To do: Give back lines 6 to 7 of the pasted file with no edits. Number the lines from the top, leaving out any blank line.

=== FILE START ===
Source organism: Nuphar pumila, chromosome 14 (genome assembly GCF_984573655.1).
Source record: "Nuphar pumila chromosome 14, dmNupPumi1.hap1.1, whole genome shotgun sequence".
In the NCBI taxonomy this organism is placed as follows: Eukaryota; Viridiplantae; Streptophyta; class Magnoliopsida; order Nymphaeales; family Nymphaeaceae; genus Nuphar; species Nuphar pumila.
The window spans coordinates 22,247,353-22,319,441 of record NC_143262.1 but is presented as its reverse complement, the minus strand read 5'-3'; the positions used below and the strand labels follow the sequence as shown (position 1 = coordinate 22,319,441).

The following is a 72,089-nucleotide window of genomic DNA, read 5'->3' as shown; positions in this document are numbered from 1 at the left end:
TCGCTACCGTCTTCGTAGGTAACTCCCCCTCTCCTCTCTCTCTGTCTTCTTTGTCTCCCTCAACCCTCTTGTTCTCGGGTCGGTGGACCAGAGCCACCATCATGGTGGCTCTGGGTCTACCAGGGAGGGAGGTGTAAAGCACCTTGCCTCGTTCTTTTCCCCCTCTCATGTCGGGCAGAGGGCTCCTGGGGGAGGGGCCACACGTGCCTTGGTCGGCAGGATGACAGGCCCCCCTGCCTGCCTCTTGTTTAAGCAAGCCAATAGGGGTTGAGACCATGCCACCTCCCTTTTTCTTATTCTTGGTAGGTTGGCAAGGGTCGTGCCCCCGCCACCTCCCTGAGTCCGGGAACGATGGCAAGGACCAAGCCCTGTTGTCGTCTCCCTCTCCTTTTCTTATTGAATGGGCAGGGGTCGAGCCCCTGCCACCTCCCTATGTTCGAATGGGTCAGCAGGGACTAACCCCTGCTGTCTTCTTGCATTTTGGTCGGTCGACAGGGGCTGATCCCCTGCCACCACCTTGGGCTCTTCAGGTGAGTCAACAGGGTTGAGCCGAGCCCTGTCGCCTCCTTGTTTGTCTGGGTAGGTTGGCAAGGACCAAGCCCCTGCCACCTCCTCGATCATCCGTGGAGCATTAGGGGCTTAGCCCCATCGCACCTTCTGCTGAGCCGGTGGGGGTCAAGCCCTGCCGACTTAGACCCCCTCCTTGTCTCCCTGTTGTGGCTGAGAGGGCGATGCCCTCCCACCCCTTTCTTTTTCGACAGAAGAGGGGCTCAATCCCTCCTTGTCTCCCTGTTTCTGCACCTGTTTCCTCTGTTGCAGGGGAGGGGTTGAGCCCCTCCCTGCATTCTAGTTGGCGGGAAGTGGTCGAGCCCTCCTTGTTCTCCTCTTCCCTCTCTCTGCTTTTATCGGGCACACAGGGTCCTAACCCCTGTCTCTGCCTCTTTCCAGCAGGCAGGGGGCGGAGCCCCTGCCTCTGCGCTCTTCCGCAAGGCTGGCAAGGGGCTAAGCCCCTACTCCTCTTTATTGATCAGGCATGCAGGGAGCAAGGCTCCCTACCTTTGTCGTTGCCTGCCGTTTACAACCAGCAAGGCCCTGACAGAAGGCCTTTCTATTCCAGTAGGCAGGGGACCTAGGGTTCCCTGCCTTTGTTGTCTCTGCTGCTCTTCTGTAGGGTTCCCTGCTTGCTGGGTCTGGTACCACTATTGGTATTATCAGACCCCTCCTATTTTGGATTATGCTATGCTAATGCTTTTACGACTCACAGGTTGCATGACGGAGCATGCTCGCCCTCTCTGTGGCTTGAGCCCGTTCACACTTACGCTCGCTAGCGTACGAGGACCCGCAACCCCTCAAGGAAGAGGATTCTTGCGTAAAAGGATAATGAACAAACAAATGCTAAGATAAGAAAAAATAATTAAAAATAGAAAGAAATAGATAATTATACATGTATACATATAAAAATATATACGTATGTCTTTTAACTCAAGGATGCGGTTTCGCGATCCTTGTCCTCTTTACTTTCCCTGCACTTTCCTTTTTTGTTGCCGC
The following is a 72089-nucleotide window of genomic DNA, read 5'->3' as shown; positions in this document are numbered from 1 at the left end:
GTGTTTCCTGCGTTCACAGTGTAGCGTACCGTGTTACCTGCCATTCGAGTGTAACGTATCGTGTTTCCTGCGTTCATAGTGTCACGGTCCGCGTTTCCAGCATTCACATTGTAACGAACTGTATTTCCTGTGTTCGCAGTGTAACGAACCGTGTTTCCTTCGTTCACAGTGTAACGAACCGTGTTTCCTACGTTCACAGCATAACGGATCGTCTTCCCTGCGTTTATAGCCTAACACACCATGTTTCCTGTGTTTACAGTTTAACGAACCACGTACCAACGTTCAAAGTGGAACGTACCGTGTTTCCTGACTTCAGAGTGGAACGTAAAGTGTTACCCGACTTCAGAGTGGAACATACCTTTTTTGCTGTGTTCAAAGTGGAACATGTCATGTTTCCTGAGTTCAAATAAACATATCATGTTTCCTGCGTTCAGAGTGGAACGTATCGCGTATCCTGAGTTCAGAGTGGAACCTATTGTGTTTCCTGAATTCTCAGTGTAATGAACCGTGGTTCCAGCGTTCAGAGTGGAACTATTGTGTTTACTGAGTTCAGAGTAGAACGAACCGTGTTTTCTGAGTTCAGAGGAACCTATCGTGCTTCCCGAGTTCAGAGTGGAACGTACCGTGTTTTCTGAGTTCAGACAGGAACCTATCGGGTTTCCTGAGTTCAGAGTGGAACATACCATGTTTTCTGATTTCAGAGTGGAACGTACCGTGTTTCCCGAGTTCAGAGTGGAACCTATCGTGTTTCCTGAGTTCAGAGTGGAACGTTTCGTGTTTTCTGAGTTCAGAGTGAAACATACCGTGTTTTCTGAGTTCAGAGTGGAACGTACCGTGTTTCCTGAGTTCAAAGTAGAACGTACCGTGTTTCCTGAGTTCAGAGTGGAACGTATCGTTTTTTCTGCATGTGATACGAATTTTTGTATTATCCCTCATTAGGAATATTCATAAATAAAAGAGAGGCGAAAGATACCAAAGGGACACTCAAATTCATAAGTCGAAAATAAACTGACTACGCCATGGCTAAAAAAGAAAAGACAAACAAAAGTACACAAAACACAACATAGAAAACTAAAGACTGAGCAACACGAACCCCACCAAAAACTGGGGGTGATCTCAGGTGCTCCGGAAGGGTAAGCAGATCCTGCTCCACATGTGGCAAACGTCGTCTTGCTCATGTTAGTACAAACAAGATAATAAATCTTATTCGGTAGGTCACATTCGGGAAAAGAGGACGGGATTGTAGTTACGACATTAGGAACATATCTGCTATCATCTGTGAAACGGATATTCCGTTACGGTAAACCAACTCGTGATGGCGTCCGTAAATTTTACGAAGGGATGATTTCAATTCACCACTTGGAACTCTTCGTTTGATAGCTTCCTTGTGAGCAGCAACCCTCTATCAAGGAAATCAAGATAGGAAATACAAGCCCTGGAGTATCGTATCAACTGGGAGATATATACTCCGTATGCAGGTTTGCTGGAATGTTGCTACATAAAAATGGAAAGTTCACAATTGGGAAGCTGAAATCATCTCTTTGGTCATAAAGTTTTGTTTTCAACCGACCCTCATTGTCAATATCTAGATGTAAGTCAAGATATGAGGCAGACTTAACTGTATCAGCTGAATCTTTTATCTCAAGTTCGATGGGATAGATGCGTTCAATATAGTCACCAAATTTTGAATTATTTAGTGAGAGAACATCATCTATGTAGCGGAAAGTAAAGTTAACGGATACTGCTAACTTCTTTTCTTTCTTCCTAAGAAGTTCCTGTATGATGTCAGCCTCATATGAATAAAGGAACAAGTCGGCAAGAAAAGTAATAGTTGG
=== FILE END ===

TCGCTACCGTCTTCGTAGGTAACTCCCCCTCTCCTCTCTCTCTGTCTTCTTTGTCTCCCTCAACCCTCTTGTTCTCGGGTCGGTGGACCAGAGCCACCATCATGGTGGCTCTGGGTCTACCAGGGAGGGAGGTGTAAAGCACCTTGCCTCGTTCTTTTCCCCCTCTCATGTCGGGCAGAGGGCTCCTGGGGGAGGGGCCACACGTGCCTTGGTCGGCAGGATGACAGGCCCCCCTGCCTGCCTCTTGTTTAAGCAAGCCAATAGGGGTTGAGACCATGCCACCTCCCTTTTTCTTATTCTTGGTAGGTTGGCAAGGGTCGTGCCCCCGCCACCTCCCTGAGTCCGGGAACGATGGCAAGGACCAAGCCCTGTTGTCGTCTCCCTCTCCTTTTCTTATTGAATGGGCAGGGGTCGAGCCCCTGCCACCTCCCTATGTTCGAATGGGTCAGCAGGGACTAACCCCTGCTGTCTTCTTGCATTTTGGTCGGTCGACAGGGGCTGATCCCCTGCCACCACCTTGGGCTCTTCAGGTGAGTCAACAGGGTTGAGCCGAGCCCTGTCGCCTCCTTGTTTGTCTGGGTAGGTTGGCAAGGACCAAGCCCCTGCCACCTCCTCGATCATCCGTGGAGCATTAGGGGCTTAGCCCCATCGCACCTTCTGCTGAGCCGGTGGGGGTCAAGCCCTGCCGACTTAGACCCCCTCCTTGTCTCCCTGTTGTGGCTGAGAGGGCGATGCCCTCCCACCCCTTTCTTTTTCGACAGAAGAGGGGCTCAATCCCTCCTTGTCTCCCTGTTTCTGCACCTGTTTCCTCTGTTGCAGGGGAGGGGTTGAGCCCCTCCCTGCATTCTAGTTGGCGGGAAGTGGTCGAGCCCTCCTTGTTCTCCTCTTCCCTCTCTCTGCTTTTATCGGGCACACAGGGTCCTAACCCCTGTCTCTGCCTCTTTCCAGCAGGCAGGGGGCGGAGCCCCTGCCTCTGCGCTCTTCCGCAAGGCTGGCAAGGGGCTAAGCCCCTACTCCTCTTTATTGATCAGGCATGCAGGGAGCAAGGCTCCCTACCTTTGTCGTTGCCTGCCGTTTACAACCAGCAAGGCCCTGACAGAAGGCCTTTCTATTCCAGTAGGCAGGGGACCTAGGGTTCCCTGCCTTTGTTGTCTCTGCTGCTCTTCTGTAGGGTTCCCTGCTTGCTGGGTCTGGTACCACTATTGGTATTATCAGACCCCTCCTATTTTGGATTATGCTATGCTAATGCTTTTACGACTCACAGGTTGCATGACGGAGCATGCTCGCCCTCTCTGTGGCTTGAGCCCGTTCACACTTACGCTCGCTAGCGTACGAGGACCCGCAACCCCTCAAGGAAGAGGATTCTTGCGTAAAAGGATAATGAACAAACAAATGCTAAGATAAGAAAAAATAATTAAAAATAGAAAGAAATAGATAATTATACATGTATACATATAAAAATATATACGTATGTCTTTTAACTCAAGGATGCGGTTTCGCGATCCTTGTCCTCTTTACTTTCCCTGCACTTTCCTTTTTTGTTGCCGC
The following is a 72089-nucleotide window of genomic DNA, read 5'->3' as shown; positions in this document are numbered from 1 at the left end: